Holy Days and Carnivals<img class="rm-lazyloadable-image rm-shortcode" type="lazy-image" data-runner-src="https://assets.rebelmouse.io/eyJhbGciOiJIUzI1NiIsInR5cCI6IkpXVCJ9.eyJpbWFnZSI6Imh0dHBzOi8vYXNzZXRzLnJibC5tcy8yMjc4MDM0Ni9vcmlnaW4uanBnIiwiZXhwaXJlc19hdCI6MTYyNjIwNDU1N30.wU_6PRocoZKY63msF-07RuVgfAbQmNpJqk9AunwpMs4/img.jpg?width=1245&coordinates=0%2C202%2C0%2C202&height=700" id="d13d6" width="1245" height="700" data-rm-shortcode-id="a150528218b9385d9bf8f55e8efe1d33" data-rm-shortcode-name="rebelmouse-image" />
Goddess Worship: The Virgin Mary and Saint Brigid<img class="rm-lazyloadable-image rm-shortcode" type="lazy-image" data-runner-src="https://assets.rebelmouse.io/eyJhbGciOiJIUzI1NiIsInR5cCI6IkpXVCJ9.eyJpbWFnZSI6Imh0dHBzOi8vYXNzZXRzLnJibC5tcy8yMjc4MDMzNi9vcmlnaW4uanBnIiwiZXhwaXJlc19hdCI6MTY3NzA3NTY2OX0.r3Vapmayvh1WyxRjRENxnv5Nu3ukPkT_HaWb0Njz0yw/img.jpg?width=1245&coordinates=0%2C572%2C0%2C3339&height=700" id="694b5" width="1245" height="700" data-rm-shortcode-id="b0d6fc38b98f371937c9b5df010661bf" data-rm-shortcode-name="rebelmouse-image" />
Photo by Grant Whitty / Unsplash<p>Though theoretically monotheistic, the Catholic practice of praying to saints has been called "de-facto idolatry" and even a relic of goddess worship. Rebranded pagan goddesses can be found in the Catholic Church today in forms of Saint Brigid and the Virgin Mary. </p><p>Mary, the Virgin Mother of Christ, is arguably the most important Catholic icon save for the Holy Trinity. She's likely the amalgamation of pre-Christian mother goddesses from antiquity whose ranks include Artemis, Demeter, Diana, Hera, Isis, and Venus. The cult of the Egyptian goddess Isis may have had a particularly strong influence on Christian myth. While historical records can not substantiate this entirely, there is <a href="http://www.columbia.edu/~sf2220/Thing/web-content/Pages/meg2.html" target="_blank">physical evidence</a> of statues of Isis cradling Horus that were converted and reused as the Virgin Mary holding Jesus. </p><p>Brigid, the beloved Celtic goddess associated with fertility and healing, is perhaps the clearest example of the survival of an early goddess into Catholicism. Practitioners, <a href="https://twitter.com/PresidentIRL/status/1223182697142607872" target="_blank">particularly in Ireland</a>, pay tribute to <a href="https://www.catholic.org/saints/saint.php?saint_id=453" target="_blank">Saint Brigid of Ireland</a> who shares many of the early goddess's attributes. Her feast day on the first of February falls around the same time as the pagan celebration of Imbolc.</p><p>The appropriation of these pagan practices and symbols by the Catholic Church shows how, as social interests change and new institutions are established, religious myths and practices are not so easily exterminated. Today, millions of Catholics eating the body and blood of their god, bowing their heads to feminine idols and celebrating natural cycles on the Liturgical Calendar are still worshiping in the ways of the ancient pagans.</p>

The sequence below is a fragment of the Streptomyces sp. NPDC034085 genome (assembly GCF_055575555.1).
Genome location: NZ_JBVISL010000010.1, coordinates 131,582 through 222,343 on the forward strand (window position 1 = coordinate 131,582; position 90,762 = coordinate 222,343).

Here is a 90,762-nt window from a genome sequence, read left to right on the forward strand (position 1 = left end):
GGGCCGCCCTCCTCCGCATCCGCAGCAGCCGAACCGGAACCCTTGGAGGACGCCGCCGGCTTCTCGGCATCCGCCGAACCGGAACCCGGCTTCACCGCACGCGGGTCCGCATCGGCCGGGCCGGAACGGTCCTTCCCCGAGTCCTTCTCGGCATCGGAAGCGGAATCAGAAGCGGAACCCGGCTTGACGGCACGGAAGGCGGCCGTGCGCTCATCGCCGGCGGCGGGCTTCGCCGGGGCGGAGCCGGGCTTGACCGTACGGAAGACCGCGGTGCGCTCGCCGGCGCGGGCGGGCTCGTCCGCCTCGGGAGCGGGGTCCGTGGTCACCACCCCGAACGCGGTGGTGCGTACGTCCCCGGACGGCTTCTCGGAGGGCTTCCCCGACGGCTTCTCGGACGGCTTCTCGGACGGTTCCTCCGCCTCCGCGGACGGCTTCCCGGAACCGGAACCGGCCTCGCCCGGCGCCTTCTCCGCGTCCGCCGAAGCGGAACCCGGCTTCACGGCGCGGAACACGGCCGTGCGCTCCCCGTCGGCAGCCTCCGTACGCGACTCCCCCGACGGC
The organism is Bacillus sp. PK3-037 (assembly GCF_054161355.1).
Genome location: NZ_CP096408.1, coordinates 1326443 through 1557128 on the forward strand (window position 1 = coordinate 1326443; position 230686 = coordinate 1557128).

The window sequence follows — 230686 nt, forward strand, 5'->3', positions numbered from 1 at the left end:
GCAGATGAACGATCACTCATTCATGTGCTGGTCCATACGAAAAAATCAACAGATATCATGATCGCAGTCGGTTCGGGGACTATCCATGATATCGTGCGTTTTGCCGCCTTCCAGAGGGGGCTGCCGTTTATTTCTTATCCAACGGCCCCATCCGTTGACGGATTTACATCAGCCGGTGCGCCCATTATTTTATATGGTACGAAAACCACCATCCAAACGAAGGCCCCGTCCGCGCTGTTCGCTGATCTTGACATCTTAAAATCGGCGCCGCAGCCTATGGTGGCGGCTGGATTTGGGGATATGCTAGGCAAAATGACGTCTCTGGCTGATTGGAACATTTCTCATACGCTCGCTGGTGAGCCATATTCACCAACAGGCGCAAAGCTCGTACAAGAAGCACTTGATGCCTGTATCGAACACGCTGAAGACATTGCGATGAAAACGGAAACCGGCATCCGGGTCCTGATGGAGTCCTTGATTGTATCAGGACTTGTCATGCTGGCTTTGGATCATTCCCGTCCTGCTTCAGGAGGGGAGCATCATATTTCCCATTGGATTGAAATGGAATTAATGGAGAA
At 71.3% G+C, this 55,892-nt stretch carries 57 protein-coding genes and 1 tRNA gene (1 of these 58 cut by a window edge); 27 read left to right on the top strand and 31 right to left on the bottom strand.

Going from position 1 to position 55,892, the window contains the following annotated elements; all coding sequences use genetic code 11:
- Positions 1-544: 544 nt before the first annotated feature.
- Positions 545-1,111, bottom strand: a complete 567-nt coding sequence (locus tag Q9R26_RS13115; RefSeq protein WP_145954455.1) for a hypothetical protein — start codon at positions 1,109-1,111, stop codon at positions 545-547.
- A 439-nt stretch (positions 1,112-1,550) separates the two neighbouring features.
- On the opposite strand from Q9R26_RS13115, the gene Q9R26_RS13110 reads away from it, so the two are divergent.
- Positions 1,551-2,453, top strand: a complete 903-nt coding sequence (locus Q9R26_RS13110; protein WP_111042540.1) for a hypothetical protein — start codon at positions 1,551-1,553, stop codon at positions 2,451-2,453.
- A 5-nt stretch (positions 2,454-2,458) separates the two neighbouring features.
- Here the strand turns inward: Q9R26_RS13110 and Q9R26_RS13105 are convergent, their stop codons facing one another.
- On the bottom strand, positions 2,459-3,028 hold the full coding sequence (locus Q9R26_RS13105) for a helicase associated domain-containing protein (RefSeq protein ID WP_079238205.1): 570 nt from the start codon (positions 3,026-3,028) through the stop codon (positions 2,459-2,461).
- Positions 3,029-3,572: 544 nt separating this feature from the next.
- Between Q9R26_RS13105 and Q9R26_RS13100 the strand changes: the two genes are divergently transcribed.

Iceland has closed almost 88% of its gender gap and increased its lead over second-ranked Norway.